Moreton Bay Defined

On the 26th July we find matters so far advanced as to warrant the Government in defining the boundaries of Moreton Bay as follows :-" Moreton Bay shall be construed to extend from the 30th deg. of south latitude in the south to the 26th deg. of south latitude in the north, including with such ports all inlets, rivers, bays, and harbours within the same, and one league to seaward."

An Unpopular Governor

It will have been observed that Governor Gipps was by no means popular with the people of Moreton Bay ; but their dislike was as nothing compared with that of those in the South. Indeed, his reign throughout had been an unhappy one, not because of any want of ability or integrity on his part, but mainly by reason of his peremptory and proud disposition. Towards the end of 1845 this disposition brought him into even more unpleasant collision with the elective Legislative Council; and the fact of his health breaking down combined with the embarrassed condition of the country did not improve matters.

Right up to the very time of his departure, we might say, this undesirable wrangle and acrimonious controversy was continued, and it appeared that the efforts of one side were directed mainly to outwit the other. On the 12th June, 1846, Governor Gipps's bill to renew the Border Police Act was, after two nights' debate, rejected, and in its place an address that was nominally a vote of censure on the Government policy in reference to the Crown lands question was carried. The Governor's reply "that he was happy to say that this address was one which required no reply, and he did not intend to give any," brought matters to a crisis.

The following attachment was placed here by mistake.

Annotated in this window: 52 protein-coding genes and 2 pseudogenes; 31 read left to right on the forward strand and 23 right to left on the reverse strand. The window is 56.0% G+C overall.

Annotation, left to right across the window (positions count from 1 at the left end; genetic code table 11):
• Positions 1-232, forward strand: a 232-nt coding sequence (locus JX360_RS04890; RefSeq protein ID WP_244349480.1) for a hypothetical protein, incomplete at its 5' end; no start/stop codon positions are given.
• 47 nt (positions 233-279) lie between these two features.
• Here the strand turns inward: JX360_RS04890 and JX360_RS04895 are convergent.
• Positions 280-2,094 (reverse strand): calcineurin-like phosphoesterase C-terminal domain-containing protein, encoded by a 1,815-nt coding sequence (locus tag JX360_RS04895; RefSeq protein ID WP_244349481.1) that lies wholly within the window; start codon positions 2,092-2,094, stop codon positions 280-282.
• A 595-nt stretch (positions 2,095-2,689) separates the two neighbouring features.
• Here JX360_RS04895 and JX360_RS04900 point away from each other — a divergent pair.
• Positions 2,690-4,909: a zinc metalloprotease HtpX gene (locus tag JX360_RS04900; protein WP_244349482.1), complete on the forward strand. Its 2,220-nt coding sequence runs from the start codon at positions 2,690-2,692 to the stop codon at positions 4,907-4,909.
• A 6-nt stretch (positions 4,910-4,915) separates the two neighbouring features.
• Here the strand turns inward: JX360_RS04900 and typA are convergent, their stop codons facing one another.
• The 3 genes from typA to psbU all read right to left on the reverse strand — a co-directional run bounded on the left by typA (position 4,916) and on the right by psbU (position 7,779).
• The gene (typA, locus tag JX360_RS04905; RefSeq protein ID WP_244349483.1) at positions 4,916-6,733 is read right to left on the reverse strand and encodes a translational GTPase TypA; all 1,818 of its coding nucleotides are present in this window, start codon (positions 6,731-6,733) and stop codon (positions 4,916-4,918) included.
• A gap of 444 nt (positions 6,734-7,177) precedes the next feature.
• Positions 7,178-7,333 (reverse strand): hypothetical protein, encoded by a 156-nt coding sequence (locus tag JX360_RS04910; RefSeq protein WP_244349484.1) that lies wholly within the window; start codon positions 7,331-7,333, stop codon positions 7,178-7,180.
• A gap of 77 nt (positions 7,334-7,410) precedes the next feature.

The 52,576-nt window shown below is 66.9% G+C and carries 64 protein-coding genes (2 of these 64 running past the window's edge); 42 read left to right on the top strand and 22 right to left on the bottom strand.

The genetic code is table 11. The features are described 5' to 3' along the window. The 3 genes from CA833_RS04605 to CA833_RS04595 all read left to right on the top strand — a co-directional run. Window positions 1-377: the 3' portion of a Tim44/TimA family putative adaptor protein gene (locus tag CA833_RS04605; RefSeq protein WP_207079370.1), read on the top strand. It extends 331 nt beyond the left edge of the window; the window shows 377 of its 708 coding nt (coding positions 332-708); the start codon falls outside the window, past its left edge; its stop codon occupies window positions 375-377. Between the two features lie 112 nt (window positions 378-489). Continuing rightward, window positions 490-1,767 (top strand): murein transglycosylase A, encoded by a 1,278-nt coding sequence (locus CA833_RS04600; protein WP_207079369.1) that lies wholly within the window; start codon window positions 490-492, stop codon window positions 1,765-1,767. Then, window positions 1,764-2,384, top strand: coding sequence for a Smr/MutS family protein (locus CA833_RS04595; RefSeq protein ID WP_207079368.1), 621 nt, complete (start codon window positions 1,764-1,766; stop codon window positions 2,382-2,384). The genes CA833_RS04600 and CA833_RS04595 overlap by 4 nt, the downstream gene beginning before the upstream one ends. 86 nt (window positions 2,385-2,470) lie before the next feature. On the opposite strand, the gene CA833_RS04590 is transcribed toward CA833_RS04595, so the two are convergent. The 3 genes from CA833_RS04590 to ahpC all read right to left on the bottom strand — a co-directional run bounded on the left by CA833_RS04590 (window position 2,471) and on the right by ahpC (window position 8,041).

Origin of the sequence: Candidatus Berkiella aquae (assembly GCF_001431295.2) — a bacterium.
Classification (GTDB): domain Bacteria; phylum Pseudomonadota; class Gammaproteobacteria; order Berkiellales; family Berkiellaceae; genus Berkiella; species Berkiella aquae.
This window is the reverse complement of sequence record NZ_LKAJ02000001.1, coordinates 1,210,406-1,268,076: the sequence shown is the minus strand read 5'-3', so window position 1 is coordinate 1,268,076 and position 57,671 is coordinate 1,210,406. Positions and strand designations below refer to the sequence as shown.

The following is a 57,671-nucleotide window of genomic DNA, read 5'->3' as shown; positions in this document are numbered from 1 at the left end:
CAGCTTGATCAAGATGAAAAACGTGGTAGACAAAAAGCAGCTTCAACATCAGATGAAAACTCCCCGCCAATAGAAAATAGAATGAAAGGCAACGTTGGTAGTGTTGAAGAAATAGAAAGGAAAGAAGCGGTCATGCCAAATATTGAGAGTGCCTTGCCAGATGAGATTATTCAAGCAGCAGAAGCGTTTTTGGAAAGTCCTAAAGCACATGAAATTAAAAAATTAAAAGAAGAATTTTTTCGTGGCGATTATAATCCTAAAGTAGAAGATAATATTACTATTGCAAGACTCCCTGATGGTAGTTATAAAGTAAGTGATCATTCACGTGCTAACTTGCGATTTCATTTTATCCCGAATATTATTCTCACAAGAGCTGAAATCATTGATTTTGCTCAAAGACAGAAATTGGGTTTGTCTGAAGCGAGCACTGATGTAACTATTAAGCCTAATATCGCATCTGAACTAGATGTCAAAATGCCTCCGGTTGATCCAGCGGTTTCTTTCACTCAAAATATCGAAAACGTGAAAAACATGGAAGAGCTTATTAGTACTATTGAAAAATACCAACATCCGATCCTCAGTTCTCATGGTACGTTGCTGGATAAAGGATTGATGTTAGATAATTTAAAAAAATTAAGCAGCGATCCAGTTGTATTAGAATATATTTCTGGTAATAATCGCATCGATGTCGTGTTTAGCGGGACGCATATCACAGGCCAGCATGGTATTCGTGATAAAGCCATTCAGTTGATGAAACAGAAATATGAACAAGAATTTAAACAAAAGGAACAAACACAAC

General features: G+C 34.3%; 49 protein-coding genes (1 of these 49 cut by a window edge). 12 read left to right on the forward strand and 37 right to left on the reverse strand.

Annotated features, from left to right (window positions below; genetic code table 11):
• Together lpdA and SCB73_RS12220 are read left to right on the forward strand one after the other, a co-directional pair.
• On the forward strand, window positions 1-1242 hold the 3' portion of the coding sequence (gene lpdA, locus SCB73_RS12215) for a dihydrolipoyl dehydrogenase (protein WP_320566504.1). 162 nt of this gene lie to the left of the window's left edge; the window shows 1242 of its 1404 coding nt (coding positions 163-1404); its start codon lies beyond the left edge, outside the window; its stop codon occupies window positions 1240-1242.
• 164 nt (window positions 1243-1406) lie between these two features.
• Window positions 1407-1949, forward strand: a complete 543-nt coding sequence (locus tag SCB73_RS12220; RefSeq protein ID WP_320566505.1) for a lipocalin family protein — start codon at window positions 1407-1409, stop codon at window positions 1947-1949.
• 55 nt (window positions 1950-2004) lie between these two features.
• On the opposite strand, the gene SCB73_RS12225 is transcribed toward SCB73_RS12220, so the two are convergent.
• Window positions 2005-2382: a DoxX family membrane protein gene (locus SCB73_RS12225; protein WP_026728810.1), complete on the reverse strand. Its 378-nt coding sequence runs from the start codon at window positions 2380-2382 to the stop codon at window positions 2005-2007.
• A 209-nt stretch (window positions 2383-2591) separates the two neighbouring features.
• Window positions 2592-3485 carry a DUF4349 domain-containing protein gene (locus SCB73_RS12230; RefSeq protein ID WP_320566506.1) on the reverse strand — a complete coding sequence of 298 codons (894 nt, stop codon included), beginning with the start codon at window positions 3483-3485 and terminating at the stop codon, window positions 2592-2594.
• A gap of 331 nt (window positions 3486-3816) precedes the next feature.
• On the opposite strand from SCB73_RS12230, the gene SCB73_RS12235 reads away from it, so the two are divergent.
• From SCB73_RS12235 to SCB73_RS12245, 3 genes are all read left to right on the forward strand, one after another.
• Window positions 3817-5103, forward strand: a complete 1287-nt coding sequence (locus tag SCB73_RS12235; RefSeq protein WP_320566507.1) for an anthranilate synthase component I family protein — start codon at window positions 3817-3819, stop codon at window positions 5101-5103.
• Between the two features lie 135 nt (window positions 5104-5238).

By this time it was well known that in a week or so the Governor would leave for England, and the Council thereupon resolved to transact no mere business until his successor should have arrived. In the meantime committees had been appointed by the Council, and as it was thought that a good deal of the business could be carried on through these, the Council adjourned until 21st July.

In this attempt to ignore his Excellency the Council were checkmated by the Governor, who on the next day (13th June) prorogued the House until the 25th August, and by this means prevented the sittings of the committees. Governor Gipps, whose condition had become so alarming as to cause great doubts as to his recovery, left Sydney on the 11th June, and the following extract is a fair specimen of Press eulogiums showered upon him :

“In running our Constitution

Sir George has spoilt his own”

"With Sir George in health at the head of the Government we had many quarrels. His Government now forms matter of history. Deprecating his measures we feel pity for the man, and we cannot but regret that he has wasted his health and energies in vainly combating a power to which oven the most despotic and irresponsible must succumb.

Scattered and dispirited, or if concentrated only formed into contending sects and parties, denied all participation in the management of their affairs, as was the ease with the colonists on his Excellency's arrival - scarcely a whisper of disapprobation reaching his ears through the medium of the old nominee Council, whom he ruled and swayed as he pleased - it is not to be wondered at that in secret he undervalued the colony and colonists. . . .

That there was a limit, however, to their forbearance which even he could not pass in safety he has, unfortunately for himself and for the colony, long since discovered.. . .